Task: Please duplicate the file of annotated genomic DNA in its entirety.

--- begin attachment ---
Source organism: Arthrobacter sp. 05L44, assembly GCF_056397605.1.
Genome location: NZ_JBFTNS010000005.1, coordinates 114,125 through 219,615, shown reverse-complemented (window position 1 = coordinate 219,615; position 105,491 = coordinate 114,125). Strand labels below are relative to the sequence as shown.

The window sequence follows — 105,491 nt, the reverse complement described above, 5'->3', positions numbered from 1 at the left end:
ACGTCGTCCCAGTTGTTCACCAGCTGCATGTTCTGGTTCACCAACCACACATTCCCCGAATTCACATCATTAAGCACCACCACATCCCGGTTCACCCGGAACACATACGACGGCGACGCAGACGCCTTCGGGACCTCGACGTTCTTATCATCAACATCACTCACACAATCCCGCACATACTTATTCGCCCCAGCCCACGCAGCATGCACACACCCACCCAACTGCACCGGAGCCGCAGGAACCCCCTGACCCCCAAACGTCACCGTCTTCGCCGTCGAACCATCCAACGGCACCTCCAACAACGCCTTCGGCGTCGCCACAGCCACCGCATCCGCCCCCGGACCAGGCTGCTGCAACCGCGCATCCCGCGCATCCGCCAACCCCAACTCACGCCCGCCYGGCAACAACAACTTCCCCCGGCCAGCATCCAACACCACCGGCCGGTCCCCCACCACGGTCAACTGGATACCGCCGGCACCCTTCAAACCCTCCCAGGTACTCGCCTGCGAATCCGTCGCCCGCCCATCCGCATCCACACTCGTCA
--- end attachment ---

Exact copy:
Source organism: Arthrobacter sp. 05L44, assembly GCF_056397605.1.
Genome location: NZ_JBFTNS010000005.1, coordinates 114,125 through 219,615, shown reverse-complemented (window position 1 = coordinate 219,615; position 105,491 = coordinate 114,125). Strand labels below are relative to the sequence as shown.

The window sequence follows — 105,491 nt, the reverse complement described above, 5'->3', positions numbered from 1 at the left end:
ACGTCGTCCCAGTTGTTCACCAGCTGCATGTTCTGGTTCACCAACCACACATTCCCCGAATTCACATCATTAAGCACCACCACATCCCGGTTCACCCGGAACACATACGACGGCGACGCAGACGCCTTCGGGACCTCGACGTTCTTATCATCAACATCACTCACACAATCCCGCACATACTTATTCGCCCCAGCCCACGCAGCATGCACACACCCACCCAACTGCACCGGAGCCGCAGGAACCCCCTGACCCCCAAACGTCACCGTCTTCGCCGTCGAACCATCCAACGGCACCTCCAACAACGCCTTCGGCGTCGCCACAGCCACCGCATCCGCCCCCGGACCAGGCTGCTGCAACCGCGCATCCCGCGCATCCGCCAACCCCAACTCACGCCCGCCYGGCAACAACAACTTCCCCCGGCCAGCATCCAACACCACCGGCCGGTCCCCCACCACGGTCAACTGGATACCGCCGGCACCCTTCAAACCCTCCCAGGTACTCGCCTGCGAATCCGTCGCCCGCCCATCCGCATCCACACTCGTCA